j. Subsequent stimulus level is reduced in 6 dB steps until no response could be detected by visual inspection of the waveform.
k. At that point, the stimulus intensity is reduced an additional 3 dB and waveforms are collected for intensity steps midway between those already used. In this manner, intensity series in 3 dB steps encompassing stimulus levels above and below thresholds can be collected.
Figure 5 A shows a schematic illustrations of the vestibular evoked potential (VsEP) measurement set-up. Figure 5 B depicts an image of the actual set-up. Note: the testing chamber is lined with foam cushions to minimized extraneous noise and electrical interference.
III. Quantification of VsEP waveforms
a. The first three positive and negative response peaks are analyzed (see Figure 6 below).
b. Response peak latencies are measured in milliseconds (ms) from the onset of the stimulus to each positive response peak (labeled P1, P2, and P3) and negative (labeled N1 to N3) peaks. Latencies provide a measure of the timing of neural transmission and conduction through the vestibular neural pathways.
c. Peak to peak amplitudes are measured in microvolts (µV) by subtracting the amplitude of the negative peak from its corresponding positive peak (labeled P1/ N1, P2/N2, P3/N3). Amplitudes reflect the size and general synchrony of the population of neurons responding to the stimulus.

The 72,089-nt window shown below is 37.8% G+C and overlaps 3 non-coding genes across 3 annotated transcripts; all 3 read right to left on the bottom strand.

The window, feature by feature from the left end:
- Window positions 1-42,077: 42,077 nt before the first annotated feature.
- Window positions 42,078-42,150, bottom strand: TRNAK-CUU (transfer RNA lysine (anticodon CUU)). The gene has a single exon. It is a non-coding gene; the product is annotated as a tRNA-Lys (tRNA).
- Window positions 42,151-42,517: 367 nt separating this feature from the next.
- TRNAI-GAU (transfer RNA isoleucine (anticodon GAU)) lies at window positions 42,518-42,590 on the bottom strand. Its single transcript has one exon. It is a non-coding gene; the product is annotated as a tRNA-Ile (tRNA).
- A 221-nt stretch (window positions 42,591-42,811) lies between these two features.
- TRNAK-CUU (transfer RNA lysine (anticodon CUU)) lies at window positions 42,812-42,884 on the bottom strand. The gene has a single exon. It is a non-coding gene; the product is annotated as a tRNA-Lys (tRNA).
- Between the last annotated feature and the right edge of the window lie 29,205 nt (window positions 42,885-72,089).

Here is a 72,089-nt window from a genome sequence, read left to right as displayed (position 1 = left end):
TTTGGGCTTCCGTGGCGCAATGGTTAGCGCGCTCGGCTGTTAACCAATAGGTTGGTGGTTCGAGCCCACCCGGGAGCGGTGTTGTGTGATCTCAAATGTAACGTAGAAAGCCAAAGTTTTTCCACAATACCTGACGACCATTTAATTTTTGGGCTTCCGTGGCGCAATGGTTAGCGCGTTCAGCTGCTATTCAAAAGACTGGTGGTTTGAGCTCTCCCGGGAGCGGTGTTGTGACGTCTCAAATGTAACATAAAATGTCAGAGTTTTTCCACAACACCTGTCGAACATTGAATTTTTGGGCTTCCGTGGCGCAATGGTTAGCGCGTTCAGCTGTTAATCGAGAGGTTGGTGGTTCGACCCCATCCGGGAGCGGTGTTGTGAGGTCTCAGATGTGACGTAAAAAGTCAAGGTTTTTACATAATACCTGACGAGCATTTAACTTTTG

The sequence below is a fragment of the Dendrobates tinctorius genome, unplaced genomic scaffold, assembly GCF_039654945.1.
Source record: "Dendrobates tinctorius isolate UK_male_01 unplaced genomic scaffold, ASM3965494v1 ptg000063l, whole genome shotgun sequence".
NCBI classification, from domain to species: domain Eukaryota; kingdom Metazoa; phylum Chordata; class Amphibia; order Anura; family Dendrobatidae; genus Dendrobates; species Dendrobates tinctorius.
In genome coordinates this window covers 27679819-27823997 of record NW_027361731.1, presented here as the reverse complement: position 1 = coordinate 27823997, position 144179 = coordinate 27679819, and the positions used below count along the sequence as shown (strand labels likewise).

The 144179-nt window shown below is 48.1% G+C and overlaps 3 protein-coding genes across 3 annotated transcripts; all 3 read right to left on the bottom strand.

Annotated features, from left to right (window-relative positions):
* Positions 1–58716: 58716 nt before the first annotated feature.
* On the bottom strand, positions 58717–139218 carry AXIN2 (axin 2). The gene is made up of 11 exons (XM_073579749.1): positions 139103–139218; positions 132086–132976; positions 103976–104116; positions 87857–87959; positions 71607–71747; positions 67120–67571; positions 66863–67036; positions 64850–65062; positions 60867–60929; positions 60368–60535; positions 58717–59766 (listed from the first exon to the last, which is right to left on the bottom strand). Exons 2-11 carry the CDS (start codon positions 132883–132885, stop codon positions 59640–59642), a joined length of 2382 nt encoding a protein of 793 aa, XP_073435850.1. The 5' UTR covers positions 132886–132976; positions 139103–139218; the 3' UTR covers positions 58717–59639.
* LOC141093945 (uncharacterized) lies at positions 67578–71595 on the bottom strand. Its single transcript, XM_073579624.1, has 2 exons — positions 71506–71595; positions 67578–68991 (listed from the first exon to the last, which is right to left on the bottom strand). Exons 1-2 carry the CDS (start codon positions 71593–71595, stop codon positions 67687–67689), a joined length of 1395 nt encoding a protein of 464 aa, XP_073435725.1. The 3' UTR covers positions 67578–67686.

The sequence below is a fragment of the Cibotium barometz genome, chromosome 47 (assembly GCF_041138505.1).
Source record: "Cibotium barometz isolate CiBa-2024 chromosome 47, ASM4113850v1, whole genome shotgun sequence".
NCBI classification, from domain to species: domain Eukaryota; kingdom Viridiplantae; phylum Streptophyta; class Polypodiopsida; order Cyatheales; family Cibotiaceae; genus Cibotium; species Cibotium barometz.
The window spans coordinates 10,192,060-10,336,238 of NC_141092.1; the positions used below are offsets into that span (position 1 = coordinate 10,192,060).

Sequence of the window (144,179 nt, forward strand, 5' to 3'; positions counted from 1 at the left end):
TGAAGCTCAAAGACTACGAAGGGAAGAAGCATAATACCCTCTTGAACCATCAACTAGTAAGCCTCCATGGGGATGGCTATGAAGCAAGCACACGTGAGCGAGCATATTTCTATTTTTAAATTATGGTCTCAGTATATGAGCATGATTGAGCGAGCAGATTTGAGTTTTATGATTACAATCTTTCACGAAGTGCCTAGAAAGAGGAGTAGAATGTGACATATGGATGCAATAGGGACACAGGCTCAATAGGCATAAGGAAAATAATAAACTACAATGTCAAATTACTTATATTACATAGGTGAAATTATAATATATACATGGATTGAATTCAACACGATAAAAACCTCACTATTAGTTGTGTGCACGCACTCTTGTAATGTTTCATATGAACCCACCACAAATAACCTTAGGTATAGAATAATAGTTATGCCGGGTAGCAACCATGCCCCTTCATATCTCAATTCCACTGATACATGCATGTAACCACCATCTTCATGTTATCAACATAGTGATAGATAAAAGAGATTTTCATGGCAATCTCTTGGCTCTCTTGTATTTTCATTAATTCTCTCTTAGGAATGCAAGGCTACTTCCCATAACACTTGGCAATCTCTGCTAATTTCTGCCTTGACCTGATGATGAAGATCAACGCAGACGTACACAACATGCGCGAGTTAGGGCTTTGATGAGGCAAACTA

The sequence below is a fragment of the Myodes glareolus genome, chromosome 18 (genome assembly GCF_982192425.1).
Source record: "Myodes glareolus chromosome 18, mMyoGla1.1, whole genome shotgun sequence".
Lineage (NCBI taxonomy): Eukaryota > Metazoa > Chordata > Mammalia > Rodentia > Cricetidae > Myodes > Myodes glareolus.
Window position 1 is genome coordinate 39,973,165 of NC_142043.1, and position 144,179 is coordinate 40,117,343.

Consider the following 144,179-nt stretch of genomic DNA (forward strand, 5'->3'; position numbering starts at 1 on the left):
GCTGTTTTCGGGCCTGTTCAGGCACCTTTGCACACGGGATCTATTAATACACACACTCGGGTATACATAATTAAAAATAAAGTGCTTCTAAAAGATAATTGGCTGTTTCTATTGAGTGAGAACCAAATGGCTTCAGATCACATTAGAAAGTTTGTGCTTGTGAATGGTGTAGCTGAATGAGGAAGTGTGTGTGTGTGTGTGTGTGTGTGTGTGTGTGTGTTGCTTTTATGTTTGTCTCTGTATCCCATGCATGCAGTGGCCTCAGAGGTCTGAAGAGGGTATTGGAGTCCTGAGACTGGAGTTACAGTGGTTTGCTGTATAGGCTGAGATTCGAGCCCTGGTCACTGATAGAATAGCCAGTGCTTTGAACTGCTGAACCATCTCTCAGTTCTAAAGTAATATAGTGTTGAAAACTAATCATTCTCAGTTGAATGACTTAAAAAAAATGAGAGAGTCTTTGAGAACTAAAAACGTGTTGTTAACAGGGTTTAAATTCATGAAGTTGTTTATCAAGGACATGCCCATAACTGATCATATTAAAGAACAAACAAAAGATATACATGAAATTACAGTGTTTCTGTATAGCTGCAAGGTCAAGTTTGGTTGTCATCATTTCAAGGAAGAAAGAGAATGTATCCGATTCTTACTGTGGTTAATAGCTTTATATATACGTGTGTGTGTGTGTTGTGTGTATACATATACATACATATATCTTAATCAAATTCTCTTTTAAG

d. Thresholds are measured in decibels (re: 1.0 g/ms is defined as the stimulus level midway between the jerk amplitude just producing a discernible response and that stimulus level which did not. Thresholds provide a measure of the general sensitivity of the gravity receptor system.
Data collected by investigator
- threshold stimulus response level
- latency of positive evoked potentials for peaks 1, 2, and 3
- amplitude of evoked potentials for peaks 1 and 2
Definitions and calculations
Thresholds are defined as the intensity midway between the minimum intensity producing a response and the maximum intensity failing to produce a response.
Response peak latencies are measured in milliseconds from stimulus onset to the occurrence of positive (labeled P1 to P3) and negative (labeled N1 to N3) peaks.
Peak-to-peak amplitudes are measured in microvolts by subtracting the amplitude of the negative peak from its corresponding positive peak (labeled P1/ N1, P2/N2, P3/N3).